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post #11 of 19 Old 10-27-2008
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borg warner gear shaft lock

in 1983 i installed a system i had designed on a velvet drive to lock the unit to keep the prop shaft from turning. i called borg warner & an engineer said it would be OK as long as the oil pressure in the reverse clutch was above 100 lbs. i removed a plug near the top rear of the transmission to reroute the oil to an aeroquip hose to a valve in the chart room above the gear. i removed the front gear housing & tapped the oil passage from the rear for a pipe plug. with the plug installed i put the housing back on & removed the pipe plug from the housing where the vertical drilling brings oil to the reverse clutch. i hooked up an aeroquip line to this and this went up to a tee with a 200 lb gauge on it. this was connected to the valve. to lock the gear the engine was idling & put in reverse. then the ball valve was closed holding the oil pressure in the reverse clutch. we kept an eye on the gauge and after a number of hours the pressure would be down & we would open the valve. the hoses slowed the reverse operation somewhat. we used this setup for six years until the boat got caught in the ice and sank between greenland & iceland in 1989
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post #12 of 19 Old 10-27-2008
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Thanks Captain Bill - that's an interesting solution. Sorry to hear of her loss. I dont have the expertise to rig something like that and after looking at prices for feathering props probably wont go that route either. Right now im thinking small wooden dowel in the coupler that would be enough to keep it from turning under sail and weak enough to break if accidentally left in when engine was engaged. Not ideal but i don't have room to grab the prop shaft anywhere with a brake (cant even change packing without pulling the prop shaft out of the coupler).
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post #13 of 19 Old 10-28-2008
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To reduce the drag of your fixed prop, stop it from turning. It may seem counter-intuative, but it is true that a stationary propeller has less drag than a spinning one while under sail. Not to mention the un-necessary wear on cutlass bearings, thrust bearings and all the other seals and goodies hiding there in the dark.
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post #14 of 19 Old 10-28-2008
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Talking shaft lock

an update on what i do now to lock the shaft. the vessel i have now is a nimble 30 express sloop with a yanmar 2GM20F engine with kanzaki gear. i just put it in reverse to lock the shaft. i installed a perfect pitch 15 x 11 two blade prop & i don't think i have a lot of drag with the shaft locked. i get 6.9 kn. at 3600 engine RPM. that is 1374 shaft RPM with 2.62 gear ratio. i cruise at 2250 eng RPM @ 5.35 kn.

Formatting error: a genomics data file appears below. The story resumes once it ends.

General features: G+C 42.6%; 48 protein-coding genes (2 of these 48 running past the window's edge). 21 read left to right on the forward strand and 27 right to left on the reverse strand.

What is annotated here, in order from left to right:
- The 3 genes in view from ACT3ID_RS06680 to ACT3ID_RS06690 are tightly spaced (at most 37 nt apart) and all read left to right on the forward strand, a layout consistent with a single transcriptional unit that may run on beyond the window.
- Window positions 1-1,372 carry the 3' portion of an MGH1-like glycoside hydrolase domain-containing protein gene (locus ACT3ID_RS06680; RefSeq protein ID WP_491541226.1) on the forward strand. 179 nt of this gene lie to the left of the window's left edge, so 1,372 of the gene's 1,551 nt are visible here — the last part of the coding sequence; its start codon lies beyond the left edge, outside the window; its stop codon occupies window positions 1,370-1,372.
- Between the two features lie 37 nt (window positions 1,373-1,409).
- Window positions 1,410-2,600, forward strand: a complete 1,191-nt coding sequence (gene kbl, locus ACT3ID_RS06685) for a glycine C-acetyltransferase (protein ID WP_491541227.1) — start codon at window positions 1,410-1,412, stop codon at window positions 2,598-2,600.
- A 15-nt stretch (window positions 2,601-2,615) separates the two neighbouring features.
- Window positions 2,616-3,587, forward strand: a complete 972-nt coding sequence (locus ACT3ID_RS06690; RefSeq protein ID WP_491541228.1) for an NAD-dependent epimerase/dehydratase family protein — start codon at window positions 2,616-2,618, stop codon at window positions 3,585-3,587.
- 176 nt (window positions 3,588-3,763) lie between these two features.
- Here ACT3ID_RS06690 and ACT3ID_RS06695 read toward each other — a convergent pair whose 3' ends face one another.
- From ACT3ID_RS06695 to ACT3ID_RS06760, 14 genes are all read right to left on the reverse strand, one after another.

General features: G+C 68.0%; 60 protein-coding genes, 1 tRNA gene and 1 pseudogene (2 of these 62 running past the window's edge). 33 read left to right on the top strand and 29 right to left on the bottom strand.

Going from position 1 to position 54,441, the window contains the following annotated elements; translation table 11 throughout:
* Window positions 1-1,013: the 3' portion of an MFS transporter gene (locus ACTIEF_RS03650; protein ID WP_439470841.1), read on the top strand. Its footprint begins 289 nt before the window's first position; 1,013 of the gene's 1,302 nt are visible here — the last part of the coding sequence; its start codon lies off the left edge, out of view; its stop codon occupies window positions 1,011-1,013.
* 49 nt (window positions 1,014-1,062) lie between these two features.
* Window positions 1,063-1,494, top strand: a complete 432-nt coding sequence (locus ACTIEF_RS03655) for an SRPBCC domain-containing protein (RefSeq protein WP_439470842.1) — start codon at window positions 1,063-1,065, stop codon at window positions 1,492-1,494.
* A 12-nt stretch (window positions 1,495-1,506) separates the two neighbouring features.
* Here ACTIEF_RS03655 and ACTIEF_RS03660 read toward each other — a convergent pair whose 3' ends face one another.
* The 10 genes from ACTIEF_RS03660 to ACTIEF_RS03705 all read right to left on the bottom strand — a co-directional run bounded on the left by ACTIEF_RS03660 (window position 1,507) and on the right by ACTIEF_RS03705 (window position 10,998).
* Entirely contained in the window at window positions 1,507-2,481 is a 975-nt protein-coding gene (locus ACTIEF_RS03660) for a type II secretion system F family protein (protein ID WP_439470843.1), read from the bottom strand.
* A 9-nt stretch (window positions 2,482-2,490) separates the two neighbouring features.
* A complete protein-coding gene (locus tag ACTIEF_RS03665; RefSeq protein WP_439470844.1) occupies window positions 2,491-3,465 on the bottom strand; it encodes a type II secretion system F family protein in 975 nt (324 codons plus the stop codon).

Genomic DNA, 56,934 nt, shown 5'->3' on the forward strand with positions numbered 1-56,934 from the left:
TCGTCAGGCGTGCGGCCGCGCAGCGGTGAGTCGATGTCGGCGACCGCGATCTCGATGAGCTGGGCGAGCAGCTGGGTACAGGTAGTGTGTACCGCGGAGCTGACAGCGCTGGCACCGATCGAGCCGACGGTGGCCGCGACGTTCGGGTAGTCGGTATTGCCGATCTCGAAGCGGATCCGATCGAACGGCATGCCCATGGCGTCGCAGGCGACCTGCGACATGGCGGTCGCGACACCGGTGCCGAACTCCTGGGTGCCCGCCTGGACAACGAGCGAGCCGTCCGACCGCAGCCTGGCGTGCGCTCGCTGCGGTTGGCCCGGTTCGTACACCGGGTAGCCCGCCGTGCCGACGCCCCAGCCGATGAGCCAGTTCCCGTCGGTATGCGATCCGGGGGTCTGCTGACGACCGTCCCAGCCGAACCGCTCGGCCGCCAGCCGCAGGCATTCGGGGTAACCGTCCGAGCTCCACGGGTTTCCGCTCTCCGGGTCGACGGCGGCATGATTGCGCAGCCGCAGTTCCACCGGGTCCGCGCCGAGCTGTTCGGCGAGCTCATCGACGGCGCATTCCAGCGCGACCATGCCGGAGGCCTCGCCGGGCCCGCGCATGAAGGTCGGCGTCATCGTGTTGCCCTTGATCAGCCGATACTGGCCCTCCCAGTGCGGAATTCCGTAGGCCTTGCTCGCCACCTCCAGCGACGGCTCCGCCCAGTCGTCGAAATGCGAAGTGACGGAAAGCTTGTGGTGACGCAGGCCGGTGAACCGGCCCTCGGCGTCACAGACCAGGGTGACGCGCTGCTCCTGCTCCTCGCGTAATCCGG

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post #15 of 19 Old 11-08-2008
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Quote:
Originally Posted by Capnblu View Post
To reduce the drag of your fixed prop, stop it from turning. It may seem counter-intuative, but it is true that a stationary propeller has less drag than a spinning one while under sail. Not to mention the un-necessary wear on cutlass bearings, thrust bearings and all the other seals and goodies hiding there in the dark.
I have finally found an authoritative paper based on actual experiments. See:
http://strathprints.strath.ac.uk/567...rag_Jan_08.pdf

Their conclusion is that the stopped prop has a higher drag than the freewheeling prop!
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post #16 of 19 Old 11-08-2008
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Nice find GC!! I don't think there can be any arguing with that data!

No longer posting. Reach me by PM!
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post #17 of 19 Old 11-08-2008
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In the interest of completeness, the citation for the published paper is:
Ocean Engineering
Vol. 35, No. 1, Jan 2008, pp 28-40
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post #18 of 19 Old 04-22-2009
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Prop brake

I have a PRM 500, and just called the HQ in UK. According to their engineers there is "absolutely no risk from letting the shaft freewheel". Putting a folding prop on will significantly reduce this motion, but not eliminate. I have talked to others who are fitting a hydraulic brake on the shaft...essentially like a car disc brake that is released by the engine powering up the gear box. hope that helps

Ron
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post #19 of 19 Old 04-22-2009
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I think the link is:
http://strathprints.strath.ac.uk/567...ints005670.pdf
cheers

"The sail, the play of its pulse so like our own lives: so thin and yet so full of life, so noiseless when it labours hardest, so noisy and impatient when least effective". -- Henry David Thoreau
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